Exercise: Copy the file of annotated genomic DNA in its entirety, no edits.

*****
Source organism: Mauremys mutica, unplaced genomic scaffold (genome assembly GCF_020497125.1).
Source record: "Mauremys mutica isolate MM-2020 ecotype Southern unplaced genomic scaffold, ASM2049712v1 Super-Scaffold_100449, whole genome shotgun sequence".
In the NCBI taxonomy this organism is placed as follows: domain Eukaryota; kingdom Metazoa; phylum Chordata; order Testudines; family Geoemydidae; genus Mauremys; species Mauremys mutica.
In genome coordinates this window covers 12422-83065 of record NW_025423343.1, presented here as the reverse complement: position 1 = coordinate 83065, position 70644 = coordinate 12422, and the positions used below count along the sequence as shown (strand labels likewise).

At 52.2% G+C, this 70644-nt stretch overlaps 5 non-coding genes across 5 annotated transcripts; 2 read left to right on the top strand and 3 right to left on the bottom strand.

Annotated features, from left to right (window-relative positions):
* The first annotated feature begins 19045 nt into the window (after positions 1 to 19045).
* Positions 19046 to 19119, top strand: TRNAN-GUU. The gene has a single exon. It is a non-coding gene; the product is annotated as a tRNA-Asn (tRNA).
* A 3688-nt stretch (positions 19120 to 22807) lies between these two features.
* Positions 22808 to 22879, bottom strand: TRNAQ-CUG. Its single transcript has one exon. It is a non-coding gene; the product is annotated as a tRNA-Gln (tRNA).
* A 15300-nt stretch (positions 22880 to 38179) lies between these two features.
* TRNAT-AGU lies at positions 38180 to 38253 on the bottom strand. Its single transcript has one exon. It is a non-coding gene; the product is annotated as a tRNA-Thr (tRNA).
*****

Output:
Source organism: Mauremys mutica, unplaced genomic scaffold (genome assembly GCF_020497125.1).
Source record: "Mauremys mutica isolate MM-2020 ecotype Southern unplaced genomic scaffold, ASM2049712v1 Super-Scaffold_100449, whole genome shotgun sequence".
In the NCBI taxonomy this organism is placed as follows: domain Eukaryota; kingdom Metazoa; phylum Chordata; order Testudines; family Geoemydidae; genus Mauremys; species Mauremys mutica.
In genome coordinates this window covers 12422-83065 of record NW_025423343.1, presented here as the reverse complement: position 1 = coordinate 83065, position 70644 = coordinate 12422, and the positions used below count along the sequence as shown (strand labels likewise).

At 52.2% G+C, this 70644-nt stretch overlaps 5 non-coding genes across 5 annotated transcripts; 2 read left to right on the top strand and 3 right to left on the bottom strand.

Annotated features, from left to right (window-relative positions):
* The first annotated feature begins 19045 nt into the window (after positions 1 to 19045).
* Positions 19046 to 19119, top strand: TRNAN-GUU. The gene has a single exon. It is a non-coding gene; the product is annotated as a tRNA-Asn (tRNA).
* A 3688-nt stretch (positions 19120 to 22807) lies between these two features.
* Positions 22808 to 22879, bottom strand: TRNAQ-CUG. Its single transcript has one exon. It is a non-coding gene; the product is annotated as a tRNA-Gln (tRNA).
* A 15300-nt stretch (positions 22880 to 38179) lies between these two features.
* TRNAT-AGU lies at positions 38180 to 38253 on the bottom strand. Its single transcript has one exon. It is a non-coding gene; the product is annotated as a tRNA-Thr (tRNA).